In the place I live - Paris, or even more realistically, France, at any mention of illness or pain the French jump on different kinds of treatment the same way an energetic labrador jumps on his long-awaited owner. I have experienced a few minor colds in the 6 years I've been living in France and people have given them names I can barely pronounce. Rhinopharyngite is what they call a common cold in France, then you have bronchite which I suppose should be bronchitis but it's far more common here than in the UK. More people than I can count on two hands complain of having migraines here whereas at home I knew of one person who suffered from them.
All that to say that when I have really needed medical care I have thanked my lucky twinkling stars that I do live in France.
Today is one of those days. Yesterday I went into hospital to have five moles removed. No tests were done prior to my admittance to hospital to find out if these moles were dangerous, but my dermatologist thought it would be prudent to have them removed.
I presumed that being a dermatologist, she would be the one to lay me down on the table, inject a little local anaesthetic and whip them off herself with a brisk slice of a fifteen blade. But no, this being France, medical things have to be done more than properly. She referred me to a wonderful plastic surgeon, another lady, and promised me that as I was a young woman, it would be better for me to have my surgery done by a true surgeon whose work was "vraiment beau". I suppose she meant, contrary to The Carver, that Beauty Is Not A Curse On The World, but should be sought out at all costs. I have to say, it's a trait to be cherished in skin specialists. (By the way if you haven't seen all of series 3 of Nip/Tuck don't read the link on The Carver).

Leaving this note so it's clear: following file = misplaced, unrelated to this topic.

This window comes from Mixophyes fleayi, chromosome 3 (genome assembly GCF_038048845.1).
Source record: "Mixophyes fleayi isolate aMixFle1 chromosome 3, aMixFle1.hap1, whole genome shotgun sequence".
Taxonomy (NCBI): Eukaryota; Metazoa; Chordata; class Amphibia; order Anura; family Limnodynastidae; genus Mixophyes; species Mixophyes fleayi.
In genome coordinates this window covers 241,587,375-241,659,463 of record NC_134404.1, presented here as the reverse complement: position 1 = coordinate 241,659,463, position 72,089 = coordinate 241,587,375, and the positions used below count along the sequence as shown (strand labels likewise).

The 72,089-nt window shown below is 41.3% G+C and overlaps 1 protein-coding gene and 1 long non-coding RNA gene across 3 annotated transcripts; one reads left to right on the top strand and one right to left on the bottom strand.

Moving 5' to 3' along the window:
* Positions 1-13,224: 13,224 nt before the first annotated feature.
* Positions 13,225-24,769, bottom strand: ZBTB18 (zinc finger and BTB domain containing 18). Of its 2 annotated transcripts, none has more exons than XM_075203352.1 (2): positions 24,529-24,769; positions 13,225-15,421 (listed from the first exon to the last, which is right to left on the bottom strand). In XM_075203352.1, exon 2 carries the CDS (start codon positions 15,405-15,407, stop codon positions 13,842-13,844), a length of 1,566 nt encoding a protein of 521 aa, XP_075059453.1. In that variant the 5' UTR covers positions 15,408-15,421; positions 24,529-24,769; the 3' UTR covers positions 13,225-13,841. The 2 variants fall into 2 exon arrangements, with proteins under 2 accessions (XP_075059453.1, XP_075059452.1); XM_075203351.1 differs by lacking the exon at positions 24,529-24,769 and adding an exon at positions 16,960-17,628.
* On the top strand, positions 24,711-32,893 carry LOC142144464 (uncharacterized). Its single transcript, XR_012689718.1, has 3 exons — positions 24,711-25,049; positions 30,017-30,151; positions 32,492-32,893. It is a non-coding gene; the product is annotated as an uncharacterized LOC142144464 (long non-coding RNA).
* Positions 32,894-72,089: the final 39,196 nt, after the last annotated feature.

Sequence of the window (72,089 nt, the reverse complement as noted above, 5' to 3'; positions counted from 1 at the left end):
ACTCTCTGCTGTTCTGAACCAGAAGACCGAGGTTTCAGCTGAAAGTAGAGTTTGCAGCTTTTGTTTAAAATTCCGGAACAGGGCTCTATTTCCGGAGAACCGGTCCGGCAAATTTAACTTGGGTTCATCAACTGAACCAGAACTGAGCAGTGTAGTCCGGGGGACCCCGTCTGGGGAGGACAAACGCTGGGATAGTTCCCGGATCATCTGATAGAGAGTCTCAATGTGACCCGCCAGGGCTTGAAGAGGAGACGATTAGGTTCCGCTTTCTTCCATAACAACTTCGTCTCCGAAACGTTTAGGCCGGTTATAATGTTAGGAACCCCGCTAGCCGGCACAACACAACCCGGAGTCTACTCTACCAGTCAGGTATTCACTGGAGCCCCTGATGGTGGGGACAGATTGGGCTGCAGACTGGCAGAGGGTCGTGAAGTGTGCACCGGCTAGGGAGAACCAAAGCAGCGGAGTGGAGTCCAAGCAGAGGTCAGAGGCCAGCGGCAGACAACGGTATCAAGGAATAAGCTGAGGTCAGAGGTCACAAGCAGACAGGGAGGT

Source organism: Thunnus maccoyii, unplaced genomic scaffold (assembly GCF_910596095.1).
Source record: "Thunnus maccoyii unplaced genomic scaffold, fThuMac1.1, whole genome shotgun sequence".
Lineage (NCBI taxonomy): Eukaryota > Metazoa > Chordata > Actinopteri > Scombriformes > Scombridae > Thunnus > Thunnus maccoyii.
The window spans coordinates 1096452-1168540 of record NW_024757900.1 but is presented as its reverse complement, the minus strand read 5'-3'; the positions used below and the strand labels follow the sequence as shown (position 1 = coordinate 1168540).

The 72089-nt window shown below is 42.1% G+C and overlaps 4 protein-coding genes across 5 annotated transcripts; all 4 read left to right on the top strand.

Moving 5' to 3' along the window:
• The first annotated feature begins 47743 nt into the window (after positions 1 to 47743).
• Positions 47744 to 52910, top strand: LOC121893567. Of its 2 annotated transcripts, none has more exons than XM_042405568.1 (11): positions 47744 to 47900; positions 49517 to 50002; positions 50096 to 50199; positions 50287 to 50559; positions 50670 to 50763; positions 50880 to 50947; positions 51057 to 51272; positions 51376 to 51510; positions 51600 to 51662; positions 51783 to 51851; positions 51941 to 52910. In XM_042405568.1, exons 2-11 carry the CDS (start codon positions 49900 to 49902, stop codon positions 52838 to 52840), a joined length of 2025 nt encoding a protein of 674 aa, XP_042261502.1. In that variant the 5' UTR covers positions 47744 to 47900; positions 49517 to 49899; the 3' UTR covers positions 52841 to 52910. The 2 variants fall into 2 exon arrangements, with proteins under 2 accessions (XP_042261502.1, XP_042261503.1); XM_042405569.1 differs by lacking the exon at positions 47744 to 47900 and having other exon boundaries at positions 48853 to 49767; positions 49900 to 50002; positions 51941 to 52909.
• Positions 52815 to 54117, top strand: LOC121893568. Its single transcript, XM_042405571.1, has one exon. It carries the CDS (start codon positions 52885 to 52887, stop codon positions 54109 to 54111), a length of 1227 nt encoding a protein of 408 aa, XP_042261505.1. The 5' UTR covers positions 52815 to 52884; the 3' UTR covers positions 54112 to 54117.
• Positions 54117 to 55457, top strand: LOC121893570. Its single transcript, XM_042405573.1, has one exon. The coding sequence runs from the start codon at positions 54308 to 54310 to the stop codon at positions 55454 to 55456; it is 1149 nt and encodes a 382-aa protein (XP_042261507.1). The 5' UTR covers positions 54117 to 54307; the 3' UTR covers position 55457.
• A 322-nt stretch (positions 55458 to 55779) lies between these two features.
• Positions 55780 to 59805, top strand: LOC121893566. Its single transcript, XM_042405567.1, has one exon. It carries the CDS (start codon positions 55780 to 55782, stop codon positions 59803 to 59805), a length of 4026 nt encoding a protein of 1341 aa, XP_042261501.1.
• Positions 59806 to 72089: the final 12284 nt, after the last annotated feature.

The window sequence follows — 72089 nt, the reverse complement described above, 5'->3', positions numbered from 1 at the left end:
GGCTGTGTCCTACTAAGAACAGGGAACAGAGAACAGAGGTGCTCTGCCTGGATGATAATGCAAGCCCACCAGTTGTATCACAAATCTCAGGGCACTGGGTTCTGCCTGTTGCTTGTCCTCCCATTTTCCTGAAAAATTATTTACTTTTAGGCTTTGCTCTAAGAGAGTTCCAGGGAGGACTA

So, yesterday with a full ten page dossier under my arm, and a full family of butterflies in my stomach, G and I set off to the hospital.
The experience was completely stress-free from start to finish. I was welcomed warmly by the nurses, the room they gave me (even though it was just for an afternoon) was modern and comfortable and I even had a post-operative snack. Again, this being France I was given fine biscuits and a little packet of very good soft cheese with a roll.
I found it extremely interesting to be awake during the operation, although awake is perhaps a slight exaggeration. The very kind and friendly anaesthetist (not unlike Liz) gave me an injection to make me relaxed and it soothed any remaining anxiety I may have had left while I was lying on the table ready for the knife. I was disappointed that there was no cool auto-CD player on to accompany the op like there is for Nip/Tuck.
So now I'm back home with five wounds to tend to. Because they're all in different places it's very difficult to remember not to catch them. I have little pieces of medical tape over them so I can't see the gory details yet, but I thought I'd leave you with a pre-op photo of the one behind my knee in all its former glory. It's now on its way to the lab to be analysed along with its four friends and I have to stay at home for ten days while the wounds heal.
Being a very active, busy person I don't expect to enjoy myself over the next ten days, but my blog will probably get a lot of attention. Watch this space for signs of insanity creeping up on me.